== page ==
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Standardized Loads Acting in Knee Implants


The loads acting in knee joints must be known for improving joint replacement, surgical procedures, physiotherapy, biomechanical computer simulations, and to advise patients with osteoarthritis or fractures about what activities to avoid. Such data would also allow verification of test standards for knee implants. This work analyzes data from 8 subjects with instrumented knee implants, which allowed measuring the contact forces and moments acting in the joint. The implants were powered inductively and the loads transmitted at radio frequency. The time courses of forces and moments during walking, stair climbing, and 6 more activities were averaged for subjects with I) average body weight and average load levels and II) high body weight and high load levels. During all investigated activities except jogging, the high force levels reached 3,372–4,218N. During slow jogging, they were up to 5,165N. The peak torque around the implant stem during walking was 10.5 Nm, which was higher than during all other activities including jogging. The transverse forces and the moments varied greatly between the subjects, especially during non-cyclic activities. The high load levels measured were mostly above those defined in the wear test ISO 14243. The loads defined in the ISO test standard should be adapted to the levels reported here. The new data will allow realistic investigations and improvements of joint replacement, surgical procedures for tendon repair, treatment of fractures, and others. Computer models of the load conditions in the lower extremities will become more realistic if the new data is used as a gold standard. However, due to the extreme individual variations of some load components, even the reported average load profiles can most likely not explain every failure of an implant or a surgical procedure.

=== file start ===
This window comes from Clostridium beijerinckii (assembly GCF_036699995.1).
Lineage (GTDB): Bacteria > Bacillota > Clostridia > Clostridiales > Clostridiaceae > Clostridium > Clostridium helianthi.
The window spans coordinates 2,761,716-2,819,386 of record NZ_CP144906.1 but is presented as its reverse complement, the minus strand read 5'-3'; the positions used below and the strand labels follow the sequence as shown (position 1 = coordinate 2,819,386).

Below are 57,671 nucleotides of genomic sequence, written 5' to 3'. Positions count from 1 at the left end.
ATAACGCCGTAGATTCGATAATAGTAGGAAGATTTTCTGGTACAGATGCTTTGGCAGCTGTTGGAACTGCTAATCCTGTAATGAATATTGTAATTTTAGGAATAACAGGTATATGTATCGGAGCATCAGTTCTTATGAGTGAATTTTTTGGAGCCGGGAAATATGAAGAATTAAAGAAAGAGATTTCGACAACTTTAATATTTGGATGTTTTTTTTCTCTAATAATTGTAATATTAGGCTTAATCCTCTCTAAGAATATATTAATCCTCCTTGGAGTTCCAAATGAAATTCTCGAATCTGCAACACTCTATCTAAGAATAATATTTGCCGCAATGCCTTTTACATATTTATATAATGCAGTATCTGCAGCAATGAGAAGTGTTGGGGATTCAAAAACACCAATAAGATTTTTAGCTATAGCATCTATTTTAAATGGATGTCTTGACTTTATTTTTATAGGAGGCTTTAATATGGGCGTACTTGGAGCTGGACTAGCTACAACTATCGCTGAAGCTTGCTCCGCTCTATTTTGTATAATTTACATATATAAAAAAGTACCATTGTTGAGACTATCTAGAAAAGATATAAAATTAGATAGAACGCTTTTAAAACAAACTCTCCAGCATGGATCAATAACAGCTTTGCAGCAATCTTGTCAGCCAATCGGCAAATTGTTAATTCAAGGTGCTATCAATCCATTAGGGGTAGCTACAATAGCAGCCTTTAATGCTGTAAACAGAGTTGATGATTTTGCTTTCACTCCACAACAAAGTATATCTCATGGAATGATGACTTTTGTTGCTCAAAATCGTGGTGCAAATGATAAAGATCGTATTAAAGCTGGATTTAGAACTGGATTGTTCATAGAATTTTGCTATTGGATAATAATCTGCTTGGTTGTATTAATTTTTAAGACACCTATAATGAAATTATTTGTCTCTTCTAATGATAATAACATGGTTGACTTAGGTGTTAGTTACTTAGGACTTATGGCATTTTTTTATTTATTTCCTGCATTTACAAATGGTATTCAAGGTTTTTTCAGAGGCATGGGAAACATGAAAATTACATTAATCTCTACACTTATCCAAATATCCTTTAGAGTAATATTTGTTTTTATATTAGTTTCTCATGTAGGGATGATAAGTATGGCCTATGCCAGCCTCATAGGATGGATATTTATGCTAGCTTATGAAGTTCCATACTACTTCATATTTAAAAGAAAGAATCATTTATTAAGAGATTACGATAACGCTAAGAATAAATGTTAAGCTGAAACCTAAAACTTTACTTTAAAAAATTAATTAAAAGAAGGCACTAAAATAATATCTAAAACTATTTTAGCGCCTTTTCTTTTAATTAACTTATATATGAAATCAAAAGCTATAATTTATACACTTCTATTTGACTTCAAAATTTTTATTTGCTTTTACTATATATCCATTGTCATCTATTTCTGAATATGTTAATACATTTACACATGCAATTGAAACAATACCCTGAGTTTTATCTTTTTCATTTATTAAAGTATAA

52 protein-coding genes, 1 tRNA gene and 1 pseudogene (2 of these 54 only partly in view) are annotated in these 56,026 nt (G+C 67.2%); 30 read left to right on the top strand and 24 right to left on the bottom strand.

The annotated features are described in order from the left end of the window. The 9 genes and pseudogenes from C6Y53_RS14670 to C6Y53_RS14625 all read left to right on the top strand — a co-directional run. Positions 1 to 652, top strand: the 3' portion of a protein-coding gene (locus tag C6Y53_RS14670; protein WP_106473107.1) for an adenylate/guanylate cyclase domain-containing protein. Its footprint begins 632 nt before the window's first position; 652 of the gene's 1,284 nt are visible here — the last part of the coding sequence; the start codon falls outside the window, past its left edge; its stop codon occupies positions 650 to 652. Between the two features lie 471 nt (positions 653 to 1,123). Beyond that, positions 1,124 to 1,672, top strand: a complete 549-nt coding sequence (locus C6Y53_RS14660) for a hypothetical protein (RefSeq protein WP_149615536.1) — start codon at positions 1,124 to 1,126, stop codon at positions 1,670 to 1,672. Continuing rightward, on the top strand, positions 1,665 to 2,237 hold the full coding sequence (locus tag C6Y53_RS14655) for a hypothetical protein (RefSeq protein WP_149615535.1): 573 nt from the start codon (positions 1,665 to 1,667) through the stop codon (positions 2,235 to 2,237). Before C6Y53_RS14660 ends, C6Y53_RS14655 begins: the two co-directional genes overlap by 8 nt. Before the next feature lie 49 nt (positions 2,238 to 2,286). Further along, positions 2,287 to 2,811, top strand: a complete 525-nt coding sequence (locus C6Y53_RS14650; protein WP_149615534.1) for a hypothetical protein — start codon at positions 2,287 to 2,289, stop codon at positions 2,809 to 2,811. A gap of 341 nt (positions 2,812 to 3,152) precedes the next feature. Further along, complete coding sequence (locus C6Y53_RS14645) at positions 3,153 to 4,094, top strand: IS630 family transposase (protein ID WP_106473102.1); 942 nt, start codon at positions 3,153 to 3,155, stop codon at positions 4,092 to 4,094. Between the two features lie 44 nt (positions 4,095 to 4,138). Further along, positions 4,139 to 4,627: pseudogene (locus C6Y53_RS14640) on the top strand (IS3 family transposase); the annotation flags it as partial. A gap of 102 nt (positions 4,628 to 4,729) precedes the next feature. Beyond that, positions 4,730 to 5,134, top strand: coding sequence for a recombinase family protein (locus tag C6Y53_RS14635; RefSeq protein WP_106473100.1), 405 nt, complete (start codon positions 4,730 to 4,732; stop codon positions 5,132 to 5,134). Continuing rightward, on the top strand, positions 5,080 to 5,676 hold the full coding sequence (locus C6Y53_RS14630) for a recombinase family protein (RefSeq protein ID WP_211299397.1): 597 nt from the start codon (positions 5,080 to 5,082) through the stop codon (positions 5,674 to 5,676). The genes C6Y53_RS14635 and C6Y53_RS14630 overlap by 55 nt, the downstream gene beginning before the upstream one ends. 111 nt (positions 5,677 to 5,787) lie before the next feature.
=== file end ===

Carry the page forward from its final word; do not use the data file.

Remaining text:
Why are standard loads needed?